Town hall debate will test candidates’ stagecraft

Julie Pace
Associated Press

Washington — President George H.W. Bush conspicuously checked his watch. Al Gore got too close for comfort. Mitt Romney strode across stage to confront President Barack Obama face to face.

For presidential candidates, a town hall debate is a test of stagecraft as much as substance. When Hillary Clinton and Donald Trump meet Sunday night in St. Louis, they’ll be fielding questions from undecided voters seated nearby. In an added dose of unpredictability, the format allows the candidates to move around the stage, putting them in unusually close proximity.

“There’s a lot more interaction, physical interaction,” says Judd Gregg, the former New Hampshire senator who helped President George W. Bush prepare for debates. He said a candidate who is too aggressive in a town hall, either with the voters or a rival, “can come across looking really chippy, not looking presidential.”

After an uneven showing in his first debate, Trump’s candidacy may rise or fall on his ability to avoid falling into that trap. The Republican repeatedly interrupted Clinton in their opening contest and grew defensive as she challenged his business record and recited his demeaning comments about women.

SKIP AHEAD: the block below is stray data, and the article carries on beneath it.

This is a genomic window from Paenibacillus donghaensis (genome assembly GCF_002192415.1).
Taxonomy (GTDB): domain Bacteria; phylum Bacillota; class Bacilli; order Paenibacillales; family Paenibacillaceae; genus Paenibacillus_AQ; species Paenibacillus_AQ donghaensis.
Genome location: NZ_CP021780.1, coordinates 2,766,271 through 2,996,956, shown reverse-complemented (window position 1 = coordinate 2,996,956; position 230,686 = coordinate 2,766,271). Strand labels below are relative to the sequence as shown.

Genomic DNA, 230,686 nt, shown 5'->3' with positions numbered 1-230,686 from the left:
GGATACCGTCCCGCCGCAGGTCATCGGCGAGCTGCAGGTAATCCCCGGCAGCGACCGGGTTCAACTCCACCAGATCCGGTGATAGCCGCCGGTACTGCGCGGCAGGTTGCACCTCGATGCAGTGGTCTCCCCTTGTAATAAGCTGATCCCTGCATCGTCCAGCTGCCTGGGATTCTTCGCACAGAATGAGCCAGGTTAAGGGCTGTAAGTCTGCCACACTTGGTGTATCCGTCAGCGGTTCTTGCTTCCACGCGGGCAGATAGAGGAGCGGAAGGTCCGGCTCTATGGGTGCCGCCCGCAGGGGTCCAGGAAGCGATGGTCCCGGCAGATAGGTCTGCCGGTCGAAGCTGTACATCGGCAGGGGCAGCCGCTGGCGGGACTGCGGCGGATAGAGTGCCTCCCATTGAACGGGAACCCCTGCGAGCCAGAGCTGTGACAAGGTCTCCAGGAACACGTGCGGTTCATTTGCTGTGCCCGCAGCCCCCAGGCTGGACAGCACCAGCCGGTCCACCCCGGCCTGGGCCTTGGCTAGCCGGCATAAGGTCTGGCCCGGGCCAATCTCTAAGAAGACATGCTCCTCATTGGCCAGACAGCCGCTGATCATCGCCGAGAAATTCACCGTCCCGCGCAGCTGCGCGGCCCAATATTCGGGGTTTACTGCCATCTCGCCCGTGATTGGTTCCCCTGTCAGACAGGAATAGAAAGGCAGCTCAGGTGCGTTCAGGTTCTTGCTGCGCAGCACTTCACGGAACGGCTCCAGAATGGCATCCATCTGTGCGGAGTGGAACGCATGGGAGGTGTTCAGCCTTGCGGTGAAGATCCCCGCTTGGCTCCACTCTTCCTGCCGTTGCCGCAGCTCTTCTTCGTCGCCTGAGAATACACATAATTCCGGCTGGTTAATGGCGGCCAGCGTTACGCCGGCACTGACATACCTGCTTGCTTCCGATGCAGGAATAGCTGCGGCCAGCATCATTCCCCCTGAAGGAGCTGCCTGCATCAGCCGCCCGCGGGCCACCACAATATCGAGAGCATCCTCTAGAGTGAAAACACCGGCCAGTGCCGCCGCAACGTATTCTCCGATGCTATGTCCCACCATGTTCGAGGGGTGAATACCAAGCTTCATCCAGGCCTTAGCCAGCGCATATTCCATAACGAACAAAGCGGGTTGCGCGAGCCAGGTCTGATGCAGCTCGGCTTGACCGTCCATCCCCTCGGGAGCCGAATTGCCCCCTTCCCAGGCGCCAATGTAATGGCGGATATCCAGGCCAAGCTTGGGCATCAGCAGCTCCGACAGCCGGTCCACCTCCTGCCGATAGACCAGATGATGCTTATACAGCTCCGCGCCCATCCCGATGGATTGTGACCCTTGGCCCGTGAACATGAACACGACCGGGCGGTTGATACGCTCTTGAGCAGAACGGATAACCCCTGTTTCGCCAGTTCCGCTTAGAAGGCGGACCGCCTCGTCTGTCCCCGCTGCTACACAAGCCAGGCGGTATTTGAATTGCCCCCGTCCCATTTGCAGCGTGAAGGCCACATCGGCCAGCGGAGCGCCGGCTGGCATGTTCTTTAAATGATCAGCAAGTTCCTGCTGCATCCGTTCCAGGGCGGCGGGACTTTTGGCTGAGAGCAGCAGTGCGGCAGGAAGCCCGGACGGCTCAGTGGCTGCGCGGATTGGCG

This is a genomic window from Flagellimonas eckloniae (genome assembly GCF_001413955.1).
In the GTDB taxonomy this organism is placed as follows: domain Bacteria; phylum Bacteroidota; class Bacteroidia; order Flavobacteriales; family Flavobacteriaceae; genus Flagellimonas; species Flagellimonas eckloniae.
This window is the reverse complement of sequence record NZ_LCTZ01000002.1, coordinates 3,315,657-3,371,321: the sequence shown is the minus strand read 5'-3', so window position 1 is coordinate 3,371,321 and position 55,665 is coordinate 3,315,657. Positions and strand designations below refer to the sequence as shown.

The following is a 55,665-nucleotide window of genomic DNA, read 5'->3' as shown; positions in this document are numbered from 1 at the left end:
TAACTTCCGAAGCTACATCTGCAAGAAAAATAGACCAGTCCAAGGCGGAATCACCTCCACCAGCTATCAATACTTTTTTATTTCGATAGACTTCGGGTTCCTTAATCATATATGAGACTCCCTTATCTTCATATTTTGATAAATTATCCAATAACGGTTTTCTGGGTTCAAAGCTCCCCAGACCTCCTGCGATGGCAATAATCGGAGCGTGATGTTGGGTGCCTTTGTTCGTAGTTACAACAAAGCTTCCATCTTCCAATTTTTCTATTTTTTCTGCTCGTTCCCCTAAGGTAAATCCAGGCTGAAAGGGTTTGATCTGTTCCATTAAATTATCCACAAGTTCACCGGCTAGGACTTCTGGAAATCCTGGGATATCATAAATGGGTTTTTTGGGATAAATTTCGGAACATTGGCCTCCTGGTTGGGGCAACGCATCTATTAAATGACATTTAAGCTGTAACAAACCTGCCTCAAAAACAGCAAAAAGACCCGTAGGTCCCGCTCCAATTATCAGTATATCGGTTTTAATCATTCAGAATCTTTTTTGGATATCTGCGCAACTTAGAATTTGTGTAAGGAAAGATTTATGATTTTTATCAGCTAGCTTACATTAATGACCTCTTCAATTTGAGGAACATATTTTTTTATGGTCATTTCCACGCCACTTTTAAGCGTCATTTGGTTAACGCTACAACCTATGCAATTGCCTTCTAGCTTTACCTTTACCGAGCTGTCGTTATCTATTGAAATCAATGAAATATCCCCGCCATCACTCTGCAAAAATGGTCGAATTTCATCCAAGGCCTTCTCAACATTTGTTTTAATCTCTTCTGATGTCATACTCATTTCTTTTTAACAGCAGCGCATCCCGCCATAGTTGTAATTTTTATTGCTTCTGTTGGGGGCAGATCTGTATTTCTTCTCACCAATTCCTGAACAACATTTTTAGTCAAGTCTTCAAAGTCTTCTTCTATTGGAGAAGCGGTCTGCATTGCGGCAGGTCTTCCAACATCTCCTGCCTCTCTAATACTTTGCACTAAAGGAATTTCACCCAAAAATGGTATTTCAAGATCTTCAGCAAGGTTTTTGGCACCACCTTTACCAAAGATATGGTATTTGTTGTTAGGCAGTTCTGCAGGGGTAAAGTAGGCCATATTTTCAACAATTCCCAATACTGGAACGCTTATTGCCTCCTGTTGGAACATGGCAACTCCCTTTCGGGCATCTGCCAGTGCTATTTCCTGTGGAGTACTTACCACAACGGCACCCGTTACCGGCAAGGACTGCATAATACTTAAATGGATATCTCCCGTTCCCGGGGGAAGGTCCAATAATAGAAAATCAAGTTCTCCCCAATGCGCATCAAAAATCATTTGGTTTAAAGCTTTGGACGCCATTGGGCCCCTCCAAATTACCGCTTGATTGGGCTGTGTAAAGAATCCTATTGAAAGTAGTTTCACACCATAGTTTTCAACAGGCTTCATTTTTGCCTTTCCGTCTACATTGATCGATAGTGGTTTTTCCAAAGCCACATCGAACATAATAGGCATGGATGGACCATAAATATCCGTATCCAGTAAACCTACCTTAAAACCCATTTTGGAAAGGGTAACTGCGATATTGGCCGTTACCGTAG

Trump, who prefers drawing big crowds to rallies, has done only sporadic town halls and has rarely been challenged by voters face to face, except when his rallies are interrupted by protesters. In a nod to the challenge posed by Sunday’s format, he agreed to advisers’ suggestion that he get in some practice at a real town hall Thursday night in New Hampshire.

Trump has reviewed video of the first debate, and his aides have stressed a need to stay calm.

Presidential town hall debates are typically serious affairs and lack the liveliness of campaign trail events. Still, Trump adviser Peter Navarro said he believes his candidate will be energized by engaging with voters.

“Everything about that first debate environment was alien to the Trump culture of high energy interaction with people,” said Navarro, who has advised Trump on economic issues. “I think he’ll feel much more comfortable.”

Clinton is far more practiced at town halls and prefers smaller events with more direct voter engagement. Aides said she won’t shy away from raising recent revelations about Trump’s tax history or reminding voters of his pre-dawn Twitter attacks on a Miss Universe winner, but will aim to keep her focus more on the voters sitting on stage.